Larry King remembered as sharp interviewer who was ‘gracious and fun’: ‘A true legend’

In the 1980s and ’90s, for celebrities, politicians, lawyers, activists and many others, an appearance on CNN’s Larry King Live was a sign that you’d made it on the national stage.

Larry King, who died Saturday at the age of 87, was remembered as a tough but fair interviewer who had a strong sense of humour and was unfailingly gracious to his guests.

His 25-year tenure on CNN, and more recently as a the host of a show for the Ora TV streaming platform, ensured that King interacted with most of the major news-makers of his time.

READ MORE: Veteran TV host Larry King dies, aged 87

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Fellow talk show host Craig Ferguson hailed King as a role model behind the mic. “He taught me so much,” Ferguson wrote on Twitter.

Actress Kirstie Alley tweeted: “RIP Larry King.. one of the only talk show hosts who let you talk. Legendary.”

TV Presenter and former CNN stablemate Piers Morgan shared a photo and a unique memory of a fallout with the “masterful TV interviewer”.

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“Larry King was a hero of mine until we fell out after I replaced him at CNN & he said my show was ‘like watching your mother-in-law go over a cliff in your new Bentley.’ (He married 8 times so a mother-in-law expert) But he was a brilliant broadcaster & masterful TV interviewer.”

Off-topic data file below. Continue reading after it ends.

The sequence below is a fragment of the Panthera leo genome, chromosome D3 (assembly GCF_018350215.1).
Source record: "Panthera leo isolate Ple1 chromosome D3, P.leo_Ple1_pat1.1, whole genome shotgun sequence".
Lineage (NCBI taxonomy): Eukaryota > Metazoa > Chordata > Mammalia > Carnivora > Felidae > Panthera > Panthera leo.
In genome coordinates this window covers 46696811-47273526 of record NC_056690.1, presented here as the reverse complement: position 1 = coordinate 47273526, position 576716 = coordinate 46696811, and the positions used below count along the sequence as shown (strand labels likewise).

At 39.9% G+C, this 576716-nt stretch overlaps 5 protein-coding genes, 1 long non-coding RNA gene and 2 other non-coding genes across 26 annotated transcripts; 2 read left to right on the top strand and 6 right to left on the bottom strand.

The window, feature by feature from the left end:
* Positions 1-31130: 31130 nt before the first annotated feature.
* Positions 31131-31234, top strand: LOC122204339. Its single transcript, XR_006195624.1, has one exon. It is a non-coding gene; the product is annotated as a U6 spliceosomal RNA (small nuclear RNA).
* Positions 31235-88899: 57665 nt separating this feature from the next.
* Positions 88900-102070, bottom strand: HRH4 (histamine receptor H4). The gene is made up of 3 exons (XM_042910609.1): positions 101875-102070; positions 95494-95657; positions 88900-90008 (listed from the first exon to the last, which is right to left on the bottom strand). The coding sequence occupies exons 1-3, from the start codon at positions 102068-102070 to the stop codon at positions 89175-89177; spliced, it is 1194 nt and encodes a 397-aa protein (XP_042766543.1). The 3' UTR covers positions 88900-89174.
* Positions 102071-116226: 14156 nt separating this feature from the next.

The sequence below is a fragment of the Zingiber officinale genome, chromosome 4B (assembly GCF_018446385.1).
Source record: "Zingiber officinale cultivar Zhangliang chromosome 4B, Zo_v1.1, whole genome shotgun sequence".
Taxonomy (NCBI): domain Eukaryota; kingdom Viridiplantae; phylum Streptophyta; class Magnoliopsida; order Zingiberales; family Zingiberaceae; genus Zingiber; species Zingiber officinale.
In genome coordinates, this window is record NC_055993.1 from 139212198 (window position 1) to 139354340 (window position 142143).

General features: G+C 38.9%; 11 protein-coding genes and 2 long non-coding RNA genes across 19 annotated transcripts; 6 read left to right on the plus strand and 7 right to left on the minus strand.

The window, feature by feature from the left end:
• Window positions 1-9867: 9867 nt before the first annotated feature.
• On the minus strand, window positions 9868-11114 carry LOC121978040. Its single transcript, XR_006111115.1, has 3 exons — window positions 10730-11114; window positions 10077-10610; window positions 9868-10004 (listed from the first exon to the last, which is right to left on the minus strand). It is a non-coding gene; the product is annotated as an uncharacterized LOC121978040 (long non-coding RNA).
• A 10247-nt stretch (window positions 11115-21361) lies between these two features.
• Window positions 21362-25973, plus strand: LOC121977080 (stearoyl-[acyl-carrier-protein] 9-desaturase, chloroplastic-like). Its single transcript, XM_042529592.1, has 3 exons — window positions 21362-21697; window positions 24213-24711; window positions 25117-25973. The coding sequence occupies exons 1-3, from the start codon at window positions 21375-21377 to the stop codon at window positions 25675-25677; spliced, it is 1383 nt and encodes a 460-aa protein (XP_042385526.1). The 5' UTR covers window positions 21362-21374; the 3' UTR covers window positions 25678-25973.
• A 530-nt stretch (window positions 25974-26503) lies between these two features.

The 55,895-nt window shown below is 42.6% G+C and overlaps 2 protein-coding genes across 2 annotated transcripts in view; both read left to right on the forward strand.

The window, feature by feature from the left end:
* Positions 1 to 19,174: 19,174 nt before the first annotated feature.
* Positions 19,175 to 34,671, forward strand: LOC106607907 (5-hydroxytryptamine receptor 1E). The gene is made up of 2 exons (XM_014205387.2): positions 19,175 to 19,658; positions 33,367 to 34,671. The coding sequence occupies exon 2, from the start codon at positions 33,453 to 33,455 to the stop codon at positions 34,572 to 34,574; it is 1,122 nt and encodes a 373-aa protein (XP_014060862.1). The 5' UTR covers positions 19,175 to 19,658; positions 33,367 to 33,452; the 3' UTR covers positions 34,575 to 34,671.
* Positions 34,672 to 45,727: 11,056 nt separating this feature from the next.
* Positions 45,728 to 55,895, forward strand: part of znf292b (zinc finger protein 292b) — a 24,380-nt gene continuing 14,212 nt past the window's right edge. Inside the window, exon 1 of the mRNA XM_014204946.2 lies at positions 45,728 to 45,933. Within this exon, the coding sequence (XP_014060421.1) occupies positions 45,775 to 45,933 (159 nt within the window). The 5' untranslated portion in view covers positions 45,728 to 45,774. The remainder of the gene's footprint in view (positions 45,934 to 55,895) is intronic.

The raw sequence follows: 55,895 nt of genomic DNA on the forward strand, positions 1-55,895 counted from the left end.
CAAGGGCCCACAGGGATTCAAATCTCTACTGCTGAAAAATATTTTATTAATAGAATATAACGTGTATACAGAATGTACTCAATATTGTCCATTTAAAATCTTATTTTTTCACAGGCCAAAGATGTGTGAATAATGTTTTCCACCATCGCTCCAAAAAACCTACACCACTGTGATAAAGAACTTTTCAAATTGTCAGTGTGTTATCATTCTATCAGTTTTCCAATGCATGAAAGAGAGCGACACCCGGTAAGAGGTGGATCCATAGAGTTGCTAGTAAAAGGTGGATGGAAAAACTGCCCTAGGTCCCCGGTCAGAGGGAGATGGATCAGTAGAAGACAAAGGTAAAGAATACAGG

While American Idol host Ryan Seacrest remembered the personality as a “dear friend and mentor”.

“I lost a dear friend and mentor,” he tweeted, adding: “Truly an American treasure. Rest in peace, Larry King.”

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Author Anne Rice remembered King warmly even though she only knew him from appearances on his show. “He was always interesting, gracious and fun,” she wrote on Twitter.

King’s CNN show was a big source of breaking news during the O.J. Simpson murder trial saga of the mid-1990s.

King worked with the writers and producers of FX’s The People V. O.J. Simpson: American Crime Story to help them capture that era. Scribe Larry Karaszewski praised him for his insights, calling him “a true legend.”

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From his early days in Miami radio to being part of the CNN revolution, King was hugely influential and incredibly kind.

“I’ve never known anybody who made a bigger deal out of the slightest kindness afforded him,” fellow broadcaster Keith Olbermann wrote on Twitter.

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New York Gov. Andrew Cuomo noted King’s Brooklyn roots and his skill at talking to people “in a clear and plain way.”

King was renown for his love of baseball. Ben Sherwood, former Disney/ABC Television chief who is now heading the digital youth sports service Mojo, noted King’s regular presence at Little League games “as a devoted sports dad” in the Los Angeles area in recent years.

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